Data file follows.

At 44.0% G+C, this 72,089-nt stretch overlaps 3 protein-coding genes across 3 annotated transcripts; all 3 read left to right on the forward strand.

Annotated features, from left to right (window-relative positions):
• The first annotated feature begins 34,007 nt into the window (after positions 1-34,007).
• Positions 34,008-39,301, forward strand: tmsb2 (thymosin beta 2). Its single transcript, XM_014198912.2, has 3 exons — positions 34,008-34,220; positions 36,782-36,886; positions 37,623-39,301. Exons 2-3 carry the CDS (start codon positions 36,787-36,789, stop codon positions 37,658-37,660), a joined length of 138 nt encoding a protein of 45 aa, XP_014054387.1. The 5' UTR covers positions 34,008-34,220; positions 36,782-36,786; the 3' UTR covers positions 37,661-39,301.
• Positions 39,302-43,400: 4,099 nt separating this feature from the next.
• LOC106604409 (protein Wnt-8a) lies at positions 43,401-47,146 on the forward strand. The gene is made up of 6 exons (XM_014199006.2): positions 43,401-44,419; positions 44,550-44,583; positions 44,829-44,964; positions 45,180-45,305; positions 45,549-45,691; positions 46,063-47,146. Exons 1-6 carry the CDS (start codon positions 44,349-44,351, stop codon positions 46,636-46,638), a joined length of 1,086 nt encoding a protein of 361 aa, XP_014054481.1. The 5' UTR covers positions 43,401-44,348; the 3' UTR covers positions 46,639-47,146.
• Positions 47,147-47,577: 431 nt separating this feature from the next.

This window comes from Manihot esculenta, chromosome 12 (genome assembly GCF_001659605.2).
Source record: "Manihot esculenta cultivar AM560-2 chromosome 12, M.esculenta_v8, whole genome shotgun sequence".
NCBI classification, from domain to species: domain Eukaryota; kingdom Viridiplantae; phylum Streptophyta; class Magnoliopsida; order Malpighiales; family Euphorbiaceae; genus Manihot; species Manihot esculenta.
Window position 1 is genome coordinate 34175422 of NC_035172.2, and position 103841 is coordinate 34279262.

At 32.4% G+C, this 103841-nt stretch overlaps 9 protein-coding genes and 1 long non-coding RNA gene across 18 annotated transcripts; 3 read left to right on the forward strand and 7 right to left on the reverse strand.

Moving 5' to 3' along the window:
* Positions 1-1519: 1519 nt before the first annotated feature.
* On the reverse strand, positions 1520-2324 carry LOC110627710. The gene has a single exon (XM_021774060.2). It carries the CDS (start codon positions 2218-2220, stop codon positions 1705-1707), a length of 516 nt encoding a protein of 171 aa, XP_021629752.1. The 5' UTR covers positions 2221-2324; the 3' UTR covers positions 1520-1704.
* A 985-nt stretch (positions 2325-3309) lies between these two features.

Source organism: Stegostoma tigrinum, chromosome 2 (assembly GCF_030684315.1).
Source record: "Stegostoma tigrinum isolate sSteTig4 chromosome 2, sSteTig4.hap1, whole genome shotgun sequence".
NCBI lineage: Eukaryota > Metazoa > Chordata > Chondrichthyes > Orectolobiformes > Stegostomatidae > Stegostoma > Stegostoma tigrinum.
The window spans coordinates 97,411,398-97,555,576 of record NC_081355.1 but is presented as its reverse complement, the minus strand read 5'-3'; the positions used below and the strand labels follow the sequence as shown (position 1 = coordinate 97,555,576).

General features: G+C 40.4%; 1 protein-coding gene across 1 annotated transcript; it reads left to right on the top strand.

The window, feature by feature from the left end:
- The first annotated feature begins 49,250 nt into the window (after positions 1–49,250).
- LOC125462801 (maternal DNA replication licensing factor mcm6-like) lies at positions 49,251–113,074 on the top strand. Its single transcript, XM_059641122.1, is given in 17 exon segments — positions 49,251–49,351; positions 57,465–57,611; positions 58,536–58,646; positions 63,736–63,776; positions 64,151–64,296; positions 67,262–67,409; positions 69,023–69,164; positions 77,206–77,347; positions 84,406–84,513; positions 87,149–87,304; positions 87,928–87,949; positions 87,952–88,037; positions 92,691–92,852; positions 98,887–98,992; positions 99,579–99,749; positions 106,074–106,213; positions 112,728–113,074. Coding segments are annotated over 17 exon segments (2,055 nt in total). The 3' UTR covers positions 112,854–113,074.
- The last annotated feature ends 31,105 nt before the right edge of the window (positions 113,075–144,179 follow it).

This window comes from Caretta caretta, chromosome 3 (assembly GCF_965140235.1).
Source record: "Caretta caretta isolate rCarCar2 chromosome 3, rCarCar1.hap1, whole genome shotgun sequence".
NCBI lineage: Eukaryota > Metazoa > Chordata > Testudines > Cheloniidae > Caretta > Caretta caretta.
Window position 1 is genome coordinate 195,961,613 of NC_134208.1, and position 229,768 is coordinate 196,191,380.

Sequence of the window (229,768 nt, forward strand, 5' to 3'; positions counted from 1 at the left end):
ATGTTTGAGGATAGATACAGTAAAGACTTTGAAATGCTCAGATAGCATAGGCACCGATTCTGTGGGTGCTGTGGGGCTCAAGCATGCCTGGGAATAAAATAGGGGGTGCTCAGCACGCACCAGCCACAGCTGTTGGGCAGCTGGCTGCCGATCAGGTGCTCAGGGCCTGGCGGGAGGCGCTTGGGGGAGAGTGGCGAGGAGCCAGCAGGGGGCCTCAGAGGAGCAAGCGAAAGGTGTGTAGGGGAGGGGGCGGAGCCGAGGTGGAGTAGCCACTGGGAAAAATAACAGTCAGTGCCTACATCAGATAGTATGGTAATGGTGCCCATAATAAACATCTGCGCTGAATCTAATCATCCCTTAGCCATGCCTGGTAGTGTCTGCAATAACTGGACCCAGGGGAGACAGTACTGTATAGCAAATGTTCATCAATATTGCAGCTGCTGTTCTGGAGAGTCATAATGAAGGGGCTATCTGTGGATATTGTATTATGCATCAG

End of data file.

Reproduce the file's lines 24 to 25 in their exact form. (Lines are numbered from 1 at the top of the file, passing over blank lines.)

- LOC125462801 (maternal DNA replication licensing factor mcm6-like) lies at positions 49,251–113,074 on the top strand. Its single transcript, XM_059641122.1, is given in 17 exon segments — positions 49,251–49,351; positions 57,465–57,611; positions 58,536–58,646; positions 63,736–63,776; positions 64,151–64,296; positions 67,262–67,409; positions 69,023–69,164; positions 77,206–77,347; positions 84,406–84,513; positions 87,149–87,304; positions 87,928–87,949; positions 87,952–88,037; positions 92,691–92,852; positions 98,887–98,992; positions 99,579–99,749; positions 106,074–106,213; positions 112,728–113,074. Coding segments are annotated over 17 exon segments (2,055 nt in total). The 3' UTR covers positions 112,854–113,074.
- The last annotated feature ends 31,105 nt before the right edge of the window (positions 113,075–144,179 follow it).